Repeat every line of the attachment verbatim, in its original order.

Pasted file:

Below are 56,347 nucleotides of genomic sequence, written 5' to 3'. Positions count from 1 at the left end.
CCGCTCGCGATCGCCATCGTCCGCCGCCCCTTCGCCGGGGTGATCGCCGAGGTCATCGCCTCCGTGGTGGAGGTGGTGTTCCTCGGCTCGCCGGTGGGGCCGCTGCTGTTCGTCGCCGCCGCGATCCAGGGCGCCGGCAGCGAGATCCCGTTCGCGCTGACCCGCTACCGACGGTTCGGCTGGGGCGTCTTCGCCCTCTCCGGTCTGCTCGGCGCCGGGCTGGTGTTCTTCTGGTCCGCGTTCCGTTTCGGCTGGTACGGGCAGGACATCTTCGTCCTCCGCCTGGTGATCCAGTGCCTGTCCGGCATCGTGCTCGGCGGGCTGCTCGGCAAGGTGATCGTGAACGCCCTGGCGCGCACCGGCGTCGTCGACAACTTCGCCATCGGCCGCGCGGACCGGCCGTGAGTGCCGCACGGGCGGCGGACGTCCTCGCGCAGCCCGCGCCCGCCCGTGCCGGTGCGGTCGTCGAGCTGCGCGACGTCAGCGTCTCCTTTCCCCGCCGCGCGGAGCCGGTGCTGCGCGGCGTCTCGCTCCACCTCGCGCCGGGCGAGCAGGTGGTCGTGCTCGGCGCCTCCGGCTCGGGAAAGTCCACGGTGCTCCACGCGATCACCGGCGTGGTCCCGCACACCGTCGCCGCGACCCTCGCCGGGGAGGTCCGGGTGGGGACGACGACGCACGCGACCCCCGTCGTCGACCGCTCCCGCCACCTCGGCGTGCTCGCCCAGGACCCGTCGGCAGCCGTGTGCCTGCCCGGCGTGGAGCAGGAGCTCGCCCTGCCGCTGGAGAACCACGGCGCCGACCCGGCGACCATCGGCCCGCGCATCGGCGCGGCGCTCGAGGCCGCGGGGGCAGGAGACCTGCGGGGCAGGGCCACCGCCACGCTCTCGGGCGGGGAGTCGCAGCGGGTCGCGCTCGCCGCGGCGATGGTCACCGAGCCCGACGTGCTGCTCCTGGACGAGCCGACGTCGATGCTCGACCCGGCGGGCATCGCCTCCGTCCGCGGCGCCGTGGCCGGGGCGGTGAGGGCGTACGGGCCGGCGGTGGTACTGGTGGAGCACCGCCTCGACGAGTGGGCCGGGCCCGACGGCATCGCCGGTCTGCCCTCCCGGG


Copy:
Below are 56,347 nucleotides of genomic sequence, written 5' to 3'. Positions count from 1 at the left end.
CCGCTCGCGATCGCCATCGTCCGCCGCCCCTTCGCCGGGGTGATCGCCGAGGTCATCGCCTCCGTGGTGGAGGTGGTGTTCCTCGGCTCGCCGGTGGGGCCGCTGCTGTTCGTCGCCGCCGCGATCCAGGGCGCCGGCAGCGAGATCCCGTTCGCGCTGACCCGCTACCGACGGTTCGGCTGGGGCGTCTTCGCCCTCTCCGGTCTGCTCGGCGCCGGGCTGGTGTTCTTCTGGTCCGCGTTCCGTTTCGGCTGGTACGGGCAGGACATCTTCGTCCTCCGCCTGGTGATCCAGTGCCTGTCCGGCATCGTGCTCGGCGGGCTGCTCGGCAAGGTGATCGTGAACGCCCTGGCGCGCACCGGCGTCGTCGACAACTTCGCCATCGGCCGCGCGGACCGGCCGTGAGTGCCGCACGGGCGGCGGACGTCCTCGCGCAGCCCGCGCCCGCCCGTGCCGGTGCGGTCGTCGAGCTGCGCGACGTCAGCGTCTCCTTTCCCCGCCGCGCGGAGCCGGTGCTGCGCGGCGTCTCGCTCCACCTCGCGCCGGGCGAGCAGGTGGTCGTGCTCGGCGCCTCCGGCTCGGGAAAGTCCACGGTGCTCCACGCGATCACCGGCGTGGTCCCGCACACCGTCGCCGCGACCCTCGCCGGGGAGGTCCGGGTGGGGACGACGACGCACGCGACCCCCGTCGTCGACCGCTCCCGCCACCTCGGCGTGCTCGCCCAGGACCCGTCGGCAGCCGTGTGCCTGCCCGGCGTGGAGCAGGAGCTCGCCCTGCCGCTGGAGAACCACGGCGCCGACCCGGCGACCATCGGCCCGCGCATCGGCGCGGCGCTCGAGGCCGCGGGGGCAGGAGACCTGCGGGGCAGGGCCACCGCCACGCTCTCGGGCGGGGAGTCGCAGCGGGTCGCGCTCGCCGCGGCGATGGTCACCGAGCCCGACGTGCTGCTCCTGGACGAGCCGACGTCGATGCTCGACCCGGCGGGCATCGCCTCCGTCCGCGGCGCCGTGGCCGGGGCGGTGAGGGCGTACGGGCCGGCGGTGGTACTGGTGGAGCACCGCCTCGACGAGTGGGCCGGGCCCGACGGCATCGCCGGTCTGCCCTCCCGGG